I’ll Get You, My Pretties

Pretty Halloween Ideas


How to Make the Prettiest Halloween, as told by the Internet.

On a sleepless night earlier this week, I was trawling the web, seeking holiday cheer. I found it, by the hundreds, my dry and insomniac eyes watering into the tiny screen of my mobile device; my feverish, sleep-deprived brain devising ways to build a porch to the house by Friday, October 31st so I could decorate appropriately (I will also be needing an old wooden dining room set and a 1930s truck, preferably both painted in shimmery old-fashioned pastels. I will need these by tomorrow so, universe, not to be demanding but, you know, chop-chop). At any rate, while I’m waiting on the universe to deliver my table, truck — oh, and illuminated dresses! — I compiled some of my favorite photos because they’re just too pretty not to share. No tricks, only charming and very pretty treats. Happy Halloween.

Images: I created my image using two apps, Moldiv and Aviary. The sources for the individual photos, by matching letter: A, B, C, D, E, F, G.


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Children and Snakes, Monsters and Omens: Old Hoosier Legends

Indiana Autumn Cornfield

Milk Snakes and Hoop Snakes: There used to be several variations on the theme of Children and Snakes. At the heart of these stories, these were tales of friendship between a toddler and a snake. Generally, the child would leave the house with a bowl of porridge or a tin cup of milk and go off to eat/drink by the Wabash or an idyllic Indiana stream or a glade just off the pasture. The child would later be found by his or her parents sharing the porridge/milk with his/her friend, the snake. At which point the parents would frighten away the snake (who may or may not fashion itself into a wheel shape and roll away like a hoop). Within a matter of days – generally three – of the abrupt end to the friendship, the child would die, an event attributed to the snake. So if you catch your child sharing a spoon with a snake, just bring extra porridge.

And while we're talking about death, these are the death omens your great-great-Hoosier-grandmother always warned you about: A bird in the house, hearing three sharp raps on a headboard or house-front (the closer to you, the worse for you), seeing a ball of fire or a flaming torch (a spectral flaming torch, by the way, an actual torch or the state flag are presumably safe), a vision of an angel or a wraith, or a fallen portrait (it is a sad day for the subject of any painting/photograph when their image suddenly dives off the wall or the shelf). While not an omen, here's as good a place as any to mention that Hoosiers used to tell of death crowns left behind in feather pillows on deathbeds (open the pillow case and there will be a ring or halo made of feathers where the dearly departed had lain his or her head).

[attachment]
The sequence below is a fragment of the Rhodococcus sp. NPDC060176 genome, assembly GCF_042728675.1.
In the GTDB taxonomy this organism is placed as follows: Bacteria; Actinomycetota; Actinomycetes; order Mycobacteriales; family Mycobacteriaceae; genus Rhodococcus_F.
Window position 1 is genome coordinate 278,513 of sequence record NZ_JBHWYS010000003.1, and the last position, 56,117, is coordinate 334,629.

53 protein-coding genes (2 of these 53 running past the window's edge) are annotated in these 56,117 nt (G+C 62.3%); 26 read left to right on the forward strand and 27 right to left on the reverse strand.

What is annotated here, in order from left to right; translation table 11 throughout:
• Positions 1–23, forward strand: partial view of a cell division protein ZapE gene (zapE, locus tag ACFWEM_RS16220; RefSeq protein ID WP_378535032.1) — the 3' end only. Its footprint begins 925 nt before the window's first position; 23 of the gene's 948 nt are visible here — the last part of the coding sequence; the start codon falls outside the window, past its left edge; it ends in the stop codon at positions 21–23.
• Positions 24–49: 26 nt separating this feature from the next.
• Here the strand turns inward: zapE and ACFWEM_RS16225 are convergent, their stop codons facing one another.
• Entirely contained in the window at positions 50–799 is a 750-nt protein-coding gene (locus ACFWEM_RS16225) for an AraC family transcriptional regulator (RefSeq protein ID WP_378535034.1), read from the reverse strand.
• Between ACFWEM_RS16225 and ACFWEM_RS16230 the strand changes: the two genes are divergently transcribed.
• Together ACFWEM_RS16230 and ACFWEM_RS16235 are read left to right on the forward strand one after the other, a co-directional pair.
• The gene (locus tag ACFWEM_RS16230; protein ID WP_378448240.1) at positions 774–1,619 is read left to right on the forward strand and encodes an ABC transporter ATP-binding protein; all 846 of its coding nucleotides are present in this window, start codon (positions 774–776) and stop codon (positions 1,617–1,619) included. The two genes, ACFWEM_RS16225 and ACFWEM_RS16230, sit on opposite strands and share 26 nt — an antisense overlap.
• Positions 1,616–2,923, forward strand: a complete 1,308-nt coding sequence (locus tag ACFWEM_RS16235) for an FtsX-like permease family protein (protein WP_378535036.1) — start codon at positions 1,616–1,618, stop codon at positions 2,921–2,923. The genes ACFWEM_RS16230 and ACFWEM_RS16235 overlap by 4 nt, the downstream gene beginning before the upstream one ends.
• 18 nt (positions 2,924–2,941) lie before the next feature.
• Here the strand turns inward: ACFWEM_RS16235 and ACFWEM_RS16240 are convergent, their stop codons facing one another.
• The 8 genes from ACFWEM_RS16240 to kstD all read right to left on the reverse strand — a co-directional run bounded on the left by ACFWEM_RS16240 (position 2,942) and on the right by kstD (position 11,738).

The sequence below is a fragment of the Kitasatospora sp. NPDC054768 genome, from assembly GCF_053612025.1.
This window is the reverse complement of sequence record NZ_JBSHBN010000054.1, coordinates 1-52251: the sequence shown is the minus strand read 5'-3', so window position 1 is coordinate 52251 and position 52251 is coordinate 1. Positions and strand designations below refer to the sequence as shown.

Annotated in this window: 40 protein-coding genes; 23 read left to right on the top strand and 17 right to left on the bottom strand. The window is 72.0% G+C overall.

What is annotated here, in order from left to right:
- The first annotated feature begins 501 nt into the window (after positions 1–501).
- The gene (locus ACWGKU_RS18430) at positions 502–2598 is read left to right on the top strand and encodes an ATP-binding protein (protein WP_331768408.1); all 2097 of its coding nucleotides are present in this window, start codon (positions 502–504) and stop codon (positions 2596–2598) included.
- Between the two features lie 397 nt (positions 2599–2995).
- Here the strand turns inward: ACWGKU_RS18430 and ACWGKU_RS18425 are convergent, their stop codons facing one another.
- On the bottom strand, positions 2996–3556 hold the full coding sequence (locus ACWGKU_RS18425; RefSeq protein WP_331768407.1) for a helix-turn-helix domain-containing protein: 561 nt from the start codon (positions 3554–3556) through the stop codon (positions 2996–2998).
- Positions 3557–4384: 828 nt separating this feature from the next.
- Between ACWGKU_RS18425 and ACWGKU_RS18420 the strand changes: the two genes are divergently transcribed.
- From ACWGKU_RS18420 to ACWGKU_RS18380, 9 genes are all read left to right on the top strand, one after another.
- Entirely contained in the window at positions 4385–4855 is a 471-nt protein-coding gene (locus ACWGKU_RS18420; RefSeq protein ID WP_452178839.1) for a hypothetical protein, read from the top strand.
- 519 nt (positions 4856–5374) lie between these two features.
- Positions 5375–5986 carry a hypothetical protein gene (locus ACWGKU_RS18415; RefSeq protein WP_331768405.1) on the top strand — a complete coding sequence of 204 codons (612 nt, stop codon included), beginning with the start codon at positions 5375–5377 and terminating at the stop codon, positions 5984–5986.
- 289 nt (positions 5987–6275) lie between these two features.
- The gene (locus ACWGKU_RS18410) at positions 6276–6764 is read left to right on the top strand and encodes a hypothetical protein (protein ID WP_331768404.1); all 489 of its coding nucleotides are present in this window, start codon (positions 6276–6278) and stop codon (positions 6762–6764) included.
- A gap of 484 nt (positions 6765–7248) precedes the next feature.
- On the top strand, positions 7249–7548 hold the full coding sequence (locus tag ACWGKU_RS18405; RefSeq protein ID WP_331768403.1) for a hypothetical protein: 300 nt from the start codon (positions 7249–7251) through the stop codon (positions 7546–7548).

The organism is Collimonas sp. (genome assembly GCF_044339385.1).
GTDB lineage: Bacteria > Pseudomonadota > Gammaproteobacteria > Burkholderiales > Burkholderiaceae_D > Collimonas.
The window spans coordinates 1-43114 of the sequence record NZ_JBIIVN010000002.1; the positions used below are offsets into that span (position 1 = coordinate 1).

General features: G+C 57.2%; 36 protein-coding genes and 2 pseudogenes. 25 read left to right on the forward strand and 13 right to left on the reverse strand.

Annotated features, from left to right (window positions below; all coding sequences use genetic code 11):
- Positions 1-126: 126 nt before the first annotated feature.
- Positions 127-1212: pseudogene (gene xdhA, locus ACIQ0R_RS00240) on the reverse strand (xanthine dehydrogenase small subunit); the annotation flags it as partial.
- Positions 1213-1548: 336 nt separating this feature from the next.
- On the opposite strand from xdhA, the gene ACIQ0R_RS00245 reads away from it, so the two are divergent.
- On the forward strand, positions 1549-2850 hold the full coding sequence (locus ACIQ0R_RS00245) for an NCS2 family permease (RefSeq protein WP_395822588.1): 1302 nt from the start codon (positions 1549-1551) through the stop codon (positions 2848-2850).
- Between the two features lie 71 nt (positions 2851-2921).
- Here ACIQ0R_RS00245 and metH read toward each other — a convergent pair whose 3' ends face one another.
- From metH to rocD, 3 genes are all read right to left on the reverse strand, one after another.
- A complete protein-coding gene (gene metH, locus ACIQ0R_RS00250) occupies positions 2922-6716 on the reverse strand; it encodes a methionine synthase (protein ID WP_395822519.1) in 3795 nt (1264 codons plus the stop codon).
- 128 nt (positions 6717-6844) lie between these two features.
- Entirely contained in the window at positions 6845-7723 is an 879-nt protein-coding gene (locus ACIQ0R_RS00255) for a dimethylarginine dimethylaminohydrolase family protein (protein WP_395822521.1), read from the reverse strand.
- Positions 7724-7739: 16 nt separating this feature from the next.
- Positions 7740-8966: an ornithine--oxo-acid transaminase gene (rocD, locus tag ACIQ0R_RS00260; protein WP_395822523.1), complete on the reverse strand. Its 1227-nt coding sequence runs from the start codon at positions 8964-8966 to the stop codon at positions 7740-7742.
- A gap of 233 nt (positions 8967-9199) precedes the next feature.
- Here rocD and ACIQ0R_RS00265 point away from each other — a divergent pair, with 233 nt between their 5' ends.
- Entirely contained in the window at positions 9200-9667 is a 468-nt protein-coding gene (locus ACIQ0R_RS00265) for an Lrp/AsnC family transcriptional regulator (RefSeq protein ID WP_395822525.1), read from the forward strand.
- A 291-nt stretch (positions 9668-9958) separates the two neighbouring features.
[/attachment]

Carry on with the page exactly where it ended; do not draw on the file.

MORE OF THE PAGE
And while we're talking about things your great-great-Hoosier-grandmother told you, other old wives' tales include: The seventh daughter of a seventh daughter will always have the gift of second sight. The seventh son of a seventh son will have the ability to “blow off” warts. If a seventh son of a seventh son isn't handy (and we all know how disappointing that can be), warts can also be removed by tying knots in a string or piece of cloth (one knot per wart to be removed) and then burying it: as the knots decay, the warts will vanish. If you're afflicted with thrush, you need to find someone who has never seen their father because that person can heal you. Divining rods work for not only water but also precious metals: but like will find like. If you wish to find gold, a piece of gold must be added to the tip of the divining rod; silver for silver.

There Be Monsters Here: The French-Americans in Vincennes believed there was a loup garou (werewolf) among them. Residents of Churubusco are wary (and proud) of the Beast of Busco, a 500-pound snapping turtle believed to live there. A Bigfoot-like creature known as the Princeton Monster is reputed to live in the woods near the southern Indiana town of the same name. And, most entertainingly named of them all, along the Wabash and Erie Canal roams the Wampus cat, a terrifying, oversized cat who can still be heard yowling on sultry summer nights. Allegedly.

There Be Witches Here: Attesting to the importance of cattle, agriculture, and dairy in this early pioneer state, there were legends of assorted milk-witches, whose evil was worked both on and through cattle: Near Oakland City there lived a Dairy Witch of some repute and there was also the Butter Witch of Giro (a name I think we can all agree totally kicks ass). A witch in Anderson was believed to grow poisoned apples in the yard. But Shelby County has one of the most enchanting tales of witches of all (with a very many similarities to Greek myths and the Brothers Grimm): Three young and beautiful sisters lived separately from the nearest community. They were reputed to be witches who transformed themselves into fawns but there was no proof of this strange magic until one day a hunter went into the woods and chased three agile fawns. He had only one silver bullet with him and with this single bullet, he injured one of the fawns. The hunter followed the trail of blood to its end— which he found at the cabin of the Three Sisters. Two human sisters were ministering to the third, who was in bed with an injured leg. And, although the legends don't say anything more on the tale, I like to think that hunter married that girl.